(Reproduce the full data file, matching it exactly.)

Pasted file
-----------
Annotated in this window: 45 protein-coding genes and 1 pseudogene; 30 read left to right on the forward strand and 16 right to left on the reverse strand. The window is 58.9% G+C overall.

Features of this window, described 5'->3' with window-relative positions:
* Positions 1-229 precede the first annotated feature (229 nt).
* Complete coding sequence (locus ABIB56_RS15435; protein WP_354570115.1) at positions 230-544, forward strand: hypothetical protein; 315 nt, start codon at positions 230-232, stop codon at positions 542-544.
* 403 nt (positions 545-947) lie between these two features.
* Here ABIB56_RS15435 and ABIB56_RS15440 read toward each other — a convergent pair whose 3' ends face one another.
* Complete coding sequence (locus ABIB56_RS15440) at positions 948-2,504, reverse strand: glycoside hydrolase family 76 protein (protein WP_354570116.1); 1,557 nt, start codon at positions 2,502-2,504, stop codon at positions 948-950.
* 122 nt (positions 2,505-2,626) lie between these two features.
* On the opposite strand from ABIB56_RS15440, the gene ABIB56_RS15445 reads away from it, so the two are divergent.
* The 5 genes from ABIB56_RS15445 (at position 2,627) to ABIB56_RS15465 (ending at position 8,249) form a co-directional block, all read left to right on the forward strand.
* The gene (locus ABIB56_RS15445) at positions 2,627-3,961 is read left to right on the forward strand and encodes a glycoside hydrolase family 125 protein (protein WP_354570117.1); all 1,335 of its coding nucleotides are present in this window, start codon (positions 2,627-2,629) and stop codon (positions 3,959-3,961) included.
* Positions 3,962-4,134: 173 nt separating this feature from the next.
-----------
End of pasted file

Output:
Annotated in this window: 45 protein-coding genes and 1 pseudogene; 30 read left to right on the forward strand and 16 right to left on the reverse strand. The window is 58.9% G+C overall.

Features of this window, described 5'->3' with window-relative positions:
* Positions 1-229 precede the first annotated feature (229 nt).
* Complete coding sequence (locus ABIB56_RS15435; protein WP_354570115.1) at positions 230-544, forward strand: hypothetical protein; 315 nt, start codon at positions 230-232, stop codon at positions 542-544.
* 403 nt (positions 545-947) lie between these two features.
* Here ABIB56_RS15435 and ABIB56_RS15440 read toward each other — a convergent pair whose 3' ends face one another.
* Complete coding sequence (locus ABIB56_RS15440) at positions 948-2,504, reverse strand: glycoside hydrolase family 76 protein (protein WP_354570116.1); 1,557 nt, start codon at positions 2,502-2,504, stop codon at positions 948-950.
* 122 nt (positions 2,505-2,626) lie between these two features.
* On the opposite strand from ABIB56_RS15440, the gene ABIB56_RS15445 reads away from it, so the two are divergent.
* The 5 genes from ABIB56_RS15445 (at position 2,627) to ABIB56_RS15465 (ending at position 8,249) form a co-directional block, all read left to right on the forward strand.
* The gene (locus ABIB56_RS15445) at positions 2,627-3,961 is read left to right on the forward strand and encodes a glycoside hydrolase family 125 protein (protein WP_354570117.1); all 1,335 of its coding nucleotides are present in this window, start codon (positions 2,627-2,629) and stop codon (positions 3,959-3,961) included.
* Positions 3,962-4,134: 173 nt separating this feature from the next.